One lawmaker in Missouri proposed legislation that would make law enforcement camera footage policy clearer, but it should worry anyone concerned with law enforcement accountability and transparency.

Missouri State Senator Doug Libla introduced SB 331 at the end of last month. The bill would exempt footage captured by police cameras (whether attached to uniforms or vehicles) from public record requests except “upon order of a court in the course of a criminal investigation or prosecution or civil litigation.”

Libla’s bill would also ban lawmakers from requiring that law enforcement officers wear body cameras.

Taxpayers deserve to know how the police officers they fund behave. Yet Libla’s proposed legislation would make it prohibitively difficult for members of the public to view footage of police officers doing their job. Under Libla’s proposal, footage of serious police misconduct could be released by court order during an investigation.

However, if implemented, the legislation would mean that in cases in which a victim of police abuse or misconduct is unwilling or unable to sue or press criminal charges, the relevant body camera footage would not be made public. Suing the government is an expensive and time-consuming endeavor with no guarantee of success. Many people who live paycheck to paycheck simply cannot afford a lawyer’s retainer for several thousand dollars to just get into the courtroom to ask for the video to be released.  

Quiet Change Expands ATF Power to Seize Property

A quick glance at the Federal Register (Vol. 80, No. 37, p. 9987-88) today reveals that Attorney General Eric Holder, who earned cautious praise last month for a small reform to the federal equitable sharing program, has now delegated authority to the Director of the Bureau of Alcohol, Tobacco, Firearms, and Explosives (ATF) to seize and “administratively forfeit” property involved in suspected drug offenses.  Holder temporarily delegated this authority to the ATF on a trial basis in 2013, and today made the delegation permanent while lauding the ATF for seizing more than $19.3 million from Americans during the trial period.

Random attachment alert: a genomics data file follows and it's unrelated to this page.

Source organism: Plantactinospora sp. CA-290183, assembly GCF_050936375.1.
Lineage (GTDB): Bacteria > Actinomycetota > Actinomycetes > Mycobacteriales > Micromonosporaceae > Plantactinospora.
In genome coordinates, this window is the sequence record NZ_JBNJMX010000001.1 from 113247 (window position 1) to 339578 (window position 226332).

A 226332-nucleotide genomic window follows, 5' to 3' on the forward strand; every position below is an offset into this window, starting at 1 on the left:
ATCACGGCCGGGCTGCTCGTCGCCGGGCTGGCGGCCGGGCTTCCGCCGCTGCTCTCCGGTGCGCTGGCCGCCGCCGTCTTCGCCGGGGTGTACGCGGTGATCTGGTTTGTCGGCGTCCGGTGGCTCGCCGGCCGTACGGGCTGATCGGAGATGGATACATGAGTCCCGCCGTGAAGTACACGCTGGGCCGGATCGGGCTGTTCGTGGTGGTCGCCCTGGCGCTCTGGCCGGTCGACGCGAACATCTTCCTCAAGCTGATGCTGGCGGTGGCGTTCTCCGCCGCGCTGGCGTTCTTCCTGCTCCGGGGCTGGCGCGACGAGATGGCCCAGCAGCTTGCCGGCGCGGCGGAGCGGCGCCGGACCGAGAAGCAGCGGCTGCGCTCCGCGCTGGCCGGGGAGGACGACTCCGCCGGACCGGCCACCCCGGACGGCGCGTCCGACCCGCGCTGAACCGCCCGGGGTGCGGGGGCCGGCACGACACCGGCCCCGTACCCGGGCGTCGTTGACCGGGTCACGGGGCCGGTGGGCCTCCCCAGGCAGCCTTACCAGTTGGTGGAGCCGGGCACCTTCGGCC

Historically, when the ATF uncovered contraband subject to forfeiture under drug statutes, it was required to either refer the property to the DEA for administrative forfeiture proceedings or to a U.S. Attorney in order to initiate a judicial forfeiture action.  Under today’s change, the ATF will now be authorized to seize property related to alleged drug offenses and initiate administrative forfeiture proceedings all on its own.

The DOJ claims this rule change doesn’t affect individual rights (and was thus exempt from the notice and comment requirements of the Administrative Procedure Act) and that the change is simply an effort to streamline the federal government’s forfeiture process.  Those who now stand more likely to have their property taken without even a criminal charge may beg to differ.